Then there's Resident Evil 7, which revealed itself first as a mysterious, first-person horror game. You're in a spooky house, there are no zombies, the atmosphere feels more like P.T. than the schlocky Bayhem direction the series had been spiraling toward - and then, when the protagonist picks up an item on the table, the image you see on screen has that same low-resolution bitmap look all of Resident Evil's items have had since the original PlayStation game. It's a concept that seems alien to Resident Evil, until you learn that that brief demo in the abandoned house is closer to the original pitch for the series than the entirety of Resident Evil 6. 

And of course, there's The Legend of Zelda: Breath of the Wild. It retains the light-hearted, adventurous feeling of Zelda while throwing away three decades of built up baggage, and it's a feeling that's palpable within the first few seconds of footage. Gone is the ridiculously front-loaded deluge of lore and hand-holding - within minutes, you're off on a grand journey in a world where you can follow its guided objectives or ignore all of it and explore to your heart's content. After playing Zelda for years, you realize you've learned a specific vocabulary: overworld, dungeon, collect the MacGuffins, get the slingshot, bow and arrows, hookshot, and so on. Breath of the Wild’s E3 demo felt like learning a new language - there's are a few familiar verbs to latch onto when trying to make your way in this new world, but they'll just as much trip you up if you try to lean on them too much. For a series as bound by tradition as Zelda, that's an incredibly rare feeling.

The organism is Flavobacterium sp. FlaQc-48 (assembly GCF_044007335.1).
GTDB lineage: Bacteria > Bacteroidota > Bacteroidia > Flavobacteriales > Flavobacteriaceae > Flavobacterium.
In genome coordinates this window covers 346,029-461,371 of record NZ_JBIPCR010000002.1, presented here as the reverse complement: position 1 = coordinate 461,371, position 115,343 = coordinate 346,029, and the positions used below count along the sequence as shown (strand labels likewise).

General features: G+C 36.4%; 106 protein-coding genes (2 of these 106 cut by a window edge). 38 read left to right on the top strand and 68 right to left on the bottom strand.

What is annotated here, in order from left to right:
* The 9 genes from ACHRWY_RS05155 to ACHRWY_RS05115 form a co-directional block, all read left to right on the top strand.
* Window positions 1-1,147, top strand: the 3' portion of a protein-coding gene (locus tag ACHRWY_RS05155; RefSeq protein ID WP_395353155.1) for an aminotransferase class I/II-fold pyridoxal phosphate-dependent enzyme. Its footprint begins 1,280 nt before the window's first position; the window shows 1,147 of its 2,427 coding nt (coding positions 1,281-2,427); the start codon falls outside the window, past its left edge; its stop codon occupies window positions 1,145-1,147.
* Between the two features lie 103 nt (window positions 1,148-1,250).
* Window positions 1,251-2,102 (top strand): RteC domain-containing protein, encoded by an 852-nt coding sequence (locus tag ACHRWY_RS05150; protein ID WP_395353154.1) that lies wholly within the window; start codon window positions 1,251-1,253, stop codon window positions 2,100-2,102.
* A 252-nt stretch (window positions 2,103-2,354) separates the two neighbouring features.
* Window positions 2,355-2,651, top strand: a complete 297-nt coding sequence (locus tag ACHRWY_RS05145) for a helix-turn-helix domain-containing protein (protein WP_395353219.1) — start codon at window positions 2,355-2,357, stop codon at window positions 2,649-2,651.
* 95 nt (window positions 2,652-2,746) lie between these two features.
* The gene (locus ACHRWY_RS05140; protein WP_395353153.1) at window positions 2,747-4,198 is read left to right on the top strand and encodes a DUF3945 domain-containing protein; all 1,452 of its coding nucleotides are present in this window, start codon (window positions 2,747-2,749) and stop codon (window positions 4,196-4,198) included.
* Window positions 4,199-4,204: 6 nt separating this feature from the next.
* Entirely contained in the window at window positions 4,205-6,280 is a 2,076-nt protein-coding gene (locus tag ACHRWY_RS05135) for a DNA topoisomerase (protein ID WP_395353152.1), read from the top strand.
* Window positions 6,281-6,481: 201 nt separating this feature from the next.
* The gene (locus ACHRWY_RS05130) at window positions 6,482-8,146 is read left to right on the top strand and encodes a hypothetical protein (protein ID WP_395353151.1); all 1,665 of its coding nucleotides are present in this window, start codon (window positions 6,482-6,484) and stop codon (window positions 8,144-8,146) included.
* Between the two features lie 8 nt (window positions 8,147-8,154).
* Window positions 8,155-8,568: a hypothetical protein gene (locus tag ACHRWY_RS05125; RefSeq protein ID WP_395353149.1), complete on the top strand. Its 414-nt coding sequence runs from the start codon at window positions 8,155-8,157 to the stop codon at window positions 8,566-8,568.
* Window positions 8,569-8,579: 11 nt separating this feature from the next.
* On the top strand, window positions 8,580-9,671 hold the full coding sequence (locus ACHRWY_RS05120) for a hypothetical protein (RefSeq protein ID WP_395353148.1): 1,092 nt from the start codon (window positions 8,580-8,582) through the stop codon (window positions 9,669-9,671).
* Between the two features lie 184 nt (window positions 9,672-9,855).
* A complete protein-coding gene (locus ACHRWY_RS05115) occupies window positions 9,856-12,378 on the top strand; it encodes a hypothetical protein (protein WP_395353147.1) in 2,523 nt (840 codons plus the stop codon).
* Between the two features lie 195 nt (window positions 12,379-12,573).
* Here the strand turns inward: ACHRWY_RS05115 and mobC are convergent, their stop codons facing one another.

These sequels feel as exciting - potentially more exciting - than any new game announced this year because they're a perfect storm of what people want out of video games: innovation and familiarity. Many claim they want new experiences, but outside of a handful of titles, the best-selling games in a given year are usually sequels - according to the NPD, the 10 best selling games of 2015 include two Call of Duty games, Fallout 4, a reboot of Star Wars: Battlefront, Grand Theft Auto 5 (which originally came out in 2013), sports games, and Minecraft. It's why sequels get made in the first place; people know what to expect, and when most people only buy one or two $60 games a year, they want it to be like the game they like, but just different enough that it doesn't feel exactly like the game they bought last year.